The designers are both female, Italian, and feminist, but they disagree more often that not. Schiaparelli: “Dress designing is to me not a profession, but an art.” Prada: “Fashion designers make clothes and they have to sell them. We have less creative freedom than artists. Maybe nothing is art. Who cares?”
Still, the curators Harold Koda and Andrew Bolton often make compelling connections between the designers’ work. The overlaps, for example, between Prada’s Fall 2012 Ugly Chic printed pantsuits (which, of course, reference her own 1990′s take on the 1970′s) and Schiaparelli’s circa-1930′s version are uncanny despite the nearly 80 years that separate them. The exhibition is divided into themes. In “The Surreal Body,” the show’s final section, dresses from each designer are encased in Lucite and juxtaposed with photos of the other’s work. “Schiaparelli is pulled out of the past, made more relevant, and Prada’s contemporary aesthetic is given a rich resonance,” Koda said during the preview, citing production designer Nathan Crowley’s “crisp, timeless” sets. He was nonetheless quick to point out that Prada resists the comparisons. “She was struck by the similarities between two pleated dresses, her own trompe l’oeil and Schiap’s 3-D. But she told me the eras that she looks at, that’s she’s interested in, are the fifties, sixties, and seventies. ‘I really don’t look at Schiaparelli,’ she said.”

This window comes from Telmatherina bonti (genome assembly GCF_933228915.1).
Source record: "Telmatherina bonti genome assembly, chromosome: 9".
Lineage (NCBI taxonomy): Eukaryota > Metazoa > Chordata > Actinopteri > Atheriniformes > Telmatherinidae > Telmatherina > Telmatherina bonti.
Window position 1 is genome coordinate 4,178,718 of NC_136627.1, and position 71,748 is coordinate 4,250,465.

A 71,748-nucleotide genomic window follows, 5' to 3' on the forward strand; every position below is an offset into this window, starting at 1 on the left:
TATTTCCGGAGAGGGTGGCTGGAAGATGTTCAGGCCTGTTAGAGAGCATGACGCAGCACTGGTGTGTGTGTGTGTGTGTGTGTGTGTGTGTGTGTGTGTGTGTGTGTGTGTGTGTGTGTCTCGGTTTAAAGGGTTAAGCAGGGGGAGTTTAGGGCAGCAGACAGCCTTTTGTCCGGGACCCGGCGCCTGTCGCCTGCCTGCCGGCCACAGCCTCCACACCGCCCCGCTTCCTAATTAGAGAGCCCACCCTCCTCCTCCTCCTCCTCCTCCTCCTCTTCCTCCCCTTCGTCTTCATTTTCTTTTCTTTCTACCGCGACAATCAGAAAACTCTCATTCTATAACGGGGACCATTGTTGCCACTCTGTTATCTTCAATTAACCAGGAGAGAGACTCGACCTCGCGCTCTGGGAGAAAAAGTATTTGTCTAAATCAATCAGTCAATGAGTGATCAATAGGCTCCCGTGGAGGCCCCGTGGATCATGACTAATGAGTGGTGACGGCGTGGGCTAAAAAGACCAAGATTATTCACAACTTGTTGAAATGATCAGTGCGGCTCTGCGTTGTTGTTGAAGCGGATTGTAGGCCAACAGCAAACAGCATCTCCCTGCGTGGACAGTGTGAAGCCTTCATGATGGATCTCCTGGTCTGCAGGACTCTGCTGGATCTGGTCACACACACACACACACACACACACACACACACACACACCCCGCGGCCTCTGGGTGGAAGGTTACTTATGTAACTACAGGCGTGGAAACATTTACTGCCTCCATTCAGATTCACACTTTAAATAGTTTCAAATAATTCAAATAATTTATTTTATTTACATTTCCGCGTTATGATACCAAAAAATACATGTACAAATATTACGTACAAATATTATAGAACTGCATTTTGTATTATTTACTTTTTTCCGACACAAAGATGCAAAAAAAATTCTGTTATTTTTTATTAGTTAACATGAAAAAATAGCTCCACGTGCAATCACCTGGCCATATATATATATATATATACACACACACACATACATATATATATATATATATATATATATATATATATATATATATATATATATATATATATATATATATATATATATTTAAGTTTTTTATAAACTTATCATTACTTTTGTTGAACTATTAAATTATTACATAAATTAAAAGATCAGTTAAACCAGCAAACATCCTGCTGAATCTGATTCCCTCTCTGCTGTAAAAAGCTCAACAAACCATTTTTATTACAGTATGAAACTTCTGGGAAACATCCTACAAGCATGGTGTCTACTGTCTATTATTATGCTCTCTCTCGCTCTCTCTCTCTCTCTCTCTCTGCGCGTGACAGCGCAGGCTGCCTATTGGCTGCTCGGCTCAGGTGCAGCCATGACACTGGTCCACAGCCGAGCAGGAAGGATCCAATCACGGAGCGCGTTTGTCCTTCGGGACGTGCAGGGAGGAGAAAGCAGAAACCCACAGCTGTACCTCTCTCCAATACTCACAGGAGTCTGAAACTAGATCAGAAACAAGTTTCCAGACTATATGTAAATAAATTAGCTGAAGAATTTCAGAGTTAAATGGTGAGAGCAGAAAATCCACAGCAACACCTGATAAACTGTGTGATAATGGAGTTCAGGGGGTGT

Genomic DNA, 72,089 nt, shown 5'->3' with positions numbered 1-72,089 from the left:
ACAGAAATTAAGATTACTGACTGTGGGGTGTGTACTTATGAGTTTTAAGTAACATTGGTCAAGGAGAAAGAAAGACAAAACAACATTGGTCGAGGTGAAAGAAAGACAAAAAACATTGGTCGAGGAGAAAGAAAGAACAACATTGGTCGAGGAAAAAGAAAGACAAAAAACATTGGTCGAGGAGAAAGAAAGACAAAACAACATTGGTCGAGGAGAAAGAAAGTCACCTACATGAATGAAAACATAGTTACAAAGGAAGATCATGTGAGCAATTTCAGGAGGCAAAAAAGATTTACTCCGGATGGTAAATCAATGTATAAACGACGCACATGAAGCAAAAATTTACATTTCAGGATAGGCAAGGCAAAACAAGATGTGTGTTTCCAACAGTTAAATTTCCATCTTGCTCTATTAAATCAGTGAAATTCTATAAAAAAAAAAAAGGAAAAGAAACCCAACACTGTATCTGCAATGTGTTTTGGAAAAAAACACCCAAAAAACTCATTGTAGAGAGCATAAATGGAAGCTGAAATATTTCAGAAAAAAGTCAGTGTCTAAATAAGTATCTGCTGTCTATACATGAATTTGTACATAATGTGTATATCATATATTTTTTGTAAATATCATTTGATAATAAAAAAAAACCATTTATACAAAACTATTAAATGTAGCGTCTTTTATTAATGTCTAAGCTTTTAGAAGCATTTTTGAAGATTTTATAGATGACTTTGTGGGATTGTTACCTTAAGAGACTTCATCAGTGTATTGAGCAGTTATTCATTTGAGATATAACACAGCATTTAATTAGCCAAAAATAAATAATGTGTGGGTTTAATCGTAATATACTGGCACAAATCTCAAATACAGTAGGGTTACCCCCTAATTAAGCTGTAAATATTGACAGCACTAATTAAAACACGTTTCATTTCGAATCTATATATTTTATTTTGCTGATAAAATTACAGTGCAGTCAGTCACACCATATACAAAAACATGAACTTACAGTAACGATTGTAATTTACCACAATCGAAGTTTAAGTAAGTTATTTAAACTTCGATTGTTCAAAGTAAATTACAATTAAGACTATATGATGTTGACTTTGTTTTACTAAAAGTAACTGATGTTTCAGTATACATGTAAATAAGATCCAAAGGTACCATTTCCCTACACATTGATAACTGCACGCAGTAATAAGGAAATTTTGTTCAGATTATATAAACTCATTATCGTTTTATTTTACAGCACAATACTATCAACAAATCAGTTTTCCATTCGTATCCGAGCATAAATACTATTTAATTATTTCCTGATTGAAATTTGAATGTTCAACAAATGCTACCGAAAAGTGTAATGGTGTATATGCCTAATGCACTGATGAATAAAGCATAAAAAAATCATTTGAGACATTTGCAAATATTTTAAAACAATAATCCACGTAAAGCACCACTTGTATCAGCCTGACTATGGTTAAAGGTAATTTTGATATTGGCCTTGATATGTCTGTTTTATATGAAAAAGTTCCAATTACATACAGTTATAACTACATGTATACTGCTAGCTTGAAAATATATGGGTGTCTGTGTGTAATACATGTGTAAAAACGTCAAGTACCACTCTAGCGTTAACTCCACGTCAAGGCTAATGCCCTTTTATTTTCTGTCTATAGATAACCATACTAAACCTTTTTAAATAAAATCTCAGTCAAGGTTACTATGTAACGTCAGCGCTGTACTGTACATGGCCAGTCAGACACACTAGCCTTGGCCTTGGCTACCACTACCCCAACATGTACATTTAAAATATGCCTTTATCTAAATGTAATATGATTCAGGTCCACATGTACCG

Conflict, Malle could’ve told us, makes for good conversation.